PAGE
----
I will also support measures to hold children accountable for violations of the law in age-appropriate settings by including 17 years olds in our juvenile justice system. Louisiana is one of only 9 states that exclude all 17 year olds from the juvenile justice system, even the most minor, nonviolent offenses.
Yesterday in his State of the State speech kicking off the regular legislative session, Governor John Bel Edwards endorsed a policy change that would keep 17-year-old kids who commit non-violent offenses in the juvenile justice system. (Read the full transcript of the speech here.) Currently, and ridiculously, all 17-year-olds who break the law are treated as adults regardless of the seriousness of the offense. Senator J.P. Morrell has introduced SB 324 to effect the change.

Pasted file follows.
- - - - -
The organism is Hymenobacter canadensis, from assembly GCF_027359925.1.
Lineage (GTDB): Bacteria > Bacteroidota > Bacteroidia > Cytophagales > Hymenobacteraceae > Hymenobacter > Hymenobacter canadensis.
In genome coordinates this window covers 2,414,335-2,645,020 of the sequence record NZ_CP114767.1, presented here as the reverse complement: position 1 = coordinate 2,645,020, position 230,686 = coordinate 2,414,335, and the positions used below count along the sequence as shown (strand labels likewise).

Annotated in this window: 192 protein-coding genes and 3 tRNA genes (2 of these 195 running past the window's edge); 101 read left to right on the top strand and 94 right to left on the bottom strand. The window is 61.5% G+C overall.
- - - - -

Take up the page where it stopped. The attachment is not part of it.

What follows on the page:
The Louisiana Center for Children’s Rights has led the charge on this issue and assembled an impressive (and large) coalition of organizations supporting the effort. Editorial boards from conservative Central Louisiana (The Town Talk) to comparatively liberal New Orleans (The Times-Picayune) have endorsed the idea, as well. More generally, even conservative organizations like the Charles Koch Institute are pushing for common-sense criminal justice reform like this, as I wrote about back in the fall.